For senior homeowners who need money or who want to help their children or grandchildren with some funding, such as for college, there's a unique financial option. A reverse mortgage allows a homeowner convert a portion of the equity in his or her home into cash. A reverse mortgage is a loan that is available as a one-time payment or a stream of payments. The basis for the loan is equity the seniors have built up in their home.
What's the difference between a reverse mortgage and a home equity loan? A reverse mortgage cannot be used unless the borrowers are 62 years of age older. whereas a home equity loan does not have an age requirement. A home equity loan provides checks or a credit card that can be used for an amount up to the equity loan balance. The loan total is provided when the deal is closed. With a reverse mortgage you have the option of monthly payments or as a lump sum. The payment method is different between these two loan types. A home equity loan requires monthly payments over the life of a loan until it is fully paid. A reverse mortgage does not require payments monthly payments. The balance is paid at the end of the mortgage.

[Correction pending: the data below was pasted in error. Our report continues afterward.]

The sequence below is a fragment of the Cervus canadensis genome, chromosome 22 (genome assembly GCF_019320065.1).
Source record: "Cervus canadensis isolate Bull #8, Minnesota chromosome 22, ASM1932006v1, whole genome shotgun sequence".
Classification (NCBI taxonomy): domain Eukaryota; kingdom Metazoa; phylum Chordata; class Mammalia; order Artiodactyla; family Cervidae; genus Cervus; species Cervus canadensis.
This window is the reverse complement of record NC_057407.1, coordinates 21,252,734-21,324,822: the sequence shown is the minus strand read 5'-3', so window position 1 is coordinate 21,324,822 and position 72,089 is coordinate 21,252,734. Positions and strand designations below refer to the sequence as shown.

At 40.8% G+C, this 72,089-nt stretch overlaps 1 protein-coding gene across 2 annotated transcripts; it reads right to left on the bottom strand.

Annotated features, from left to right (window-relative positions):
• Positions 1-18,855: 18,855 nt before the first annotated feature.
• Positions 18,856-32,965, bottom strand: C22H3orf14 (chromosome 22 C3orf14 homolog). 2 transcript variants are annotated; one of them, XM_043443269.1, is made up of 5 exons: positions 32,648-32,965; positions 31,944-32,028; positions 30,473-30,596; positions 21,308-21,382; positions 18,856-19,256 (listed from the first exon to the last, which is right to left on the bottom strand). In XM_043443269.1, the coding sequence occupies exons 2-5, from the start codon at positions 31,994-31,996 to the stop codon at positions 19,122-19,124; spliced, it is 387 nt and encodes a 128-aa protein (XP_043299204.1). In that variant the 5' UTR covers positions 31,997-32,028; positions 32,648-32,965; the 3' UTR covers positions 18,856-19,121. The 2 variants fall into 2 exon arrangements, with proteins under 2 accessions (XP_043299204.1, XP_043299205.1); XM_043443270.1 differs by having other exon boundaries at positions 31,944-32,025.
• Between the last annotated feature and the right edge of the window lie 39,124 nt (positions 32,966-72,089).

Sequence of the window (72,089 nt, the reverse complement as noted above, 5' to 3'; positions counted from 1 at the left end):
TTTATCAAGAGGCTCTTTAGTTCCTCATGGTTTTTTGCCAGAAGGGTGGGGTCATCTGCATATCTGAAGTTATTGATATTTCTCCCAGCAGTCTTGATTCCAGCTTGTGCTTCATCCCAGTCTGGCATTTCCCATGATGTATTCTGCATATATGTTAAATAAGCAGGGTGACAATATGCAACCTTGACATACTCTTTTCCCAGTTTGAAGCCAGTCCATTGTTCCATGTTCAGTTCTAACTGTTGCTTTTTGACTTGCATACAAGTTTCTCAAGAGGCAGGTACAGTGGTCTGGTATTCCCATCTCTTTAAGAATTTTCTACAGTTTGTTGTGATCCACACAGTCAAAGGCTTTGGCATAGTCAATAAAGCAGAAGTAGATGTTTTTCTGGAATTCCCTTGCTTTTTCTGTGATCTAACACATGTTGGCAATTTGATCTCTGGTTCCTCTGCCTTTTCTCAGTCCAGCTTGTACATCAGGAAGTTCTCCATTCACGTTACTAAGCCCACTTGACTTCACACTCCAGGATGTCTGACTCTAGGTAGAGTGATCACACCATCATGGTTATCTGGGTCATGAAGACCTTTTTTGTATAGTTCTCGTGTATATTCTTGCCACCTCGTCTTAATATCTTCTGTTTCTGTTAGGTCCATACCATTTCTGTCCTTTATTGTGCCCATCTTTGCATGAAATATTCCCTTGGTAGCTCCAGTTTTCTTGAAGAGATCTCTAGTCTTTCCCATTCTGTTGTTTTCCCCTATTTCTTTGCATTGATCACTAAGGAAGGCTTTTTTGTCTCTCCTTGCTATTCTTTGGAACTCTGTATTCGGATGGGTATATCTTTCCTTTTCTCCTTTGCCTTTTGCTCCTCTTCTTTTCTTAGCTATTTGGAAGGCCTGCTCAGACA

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Although the reverse mortgage has some advantages, one must also understand the disadvantages.
Although you could think of a reverse mortgage as your own money, it isn't free. The bank, which has to wait until you move out of your home or refinance it, want to be paid for the transaction. You will pay interest on the loan and closing costs just as in an ordinary mortgage.
As you draw down money against the equity in your home, the equity will be reduced. If you were planning to use that equity for retirement, a reverse mortgage will reduce the available funds. The interest you pay will also reduce the amount of money available to you. In addition, when you die, your heirs will receive less money if you have borrowed against the equity in your home.
With a reverse mortgage, you will not be able to get a loan for the full amount of equity in your home. If the value of your house drops substantially, the reverse mortgage lender wants protection that he will get his money back. A reverse mortgage is probably not the answer to all of your financial needs, particularly if you don't have a substantial amount of money accumulated before you stop working.
If you will be receiving SSI, Medicaid or other benefits, the advances you receive from a reverse mortgage could be considered assets, and you could lose eligibility for public assistance.
How To Do It
If after reviewing the disadvantages of a reverse mortgage, you feel it is a financial transaction that is right for you, you must first get counseling from a local HUD approved counseling service. The purpose of the counseling service is to make sure you fully understand how a reverse mortgage works. After counseling, complete an application form and pick a financial institution to work with. As in the case with a traditional mortgage, there are closing and interest costs.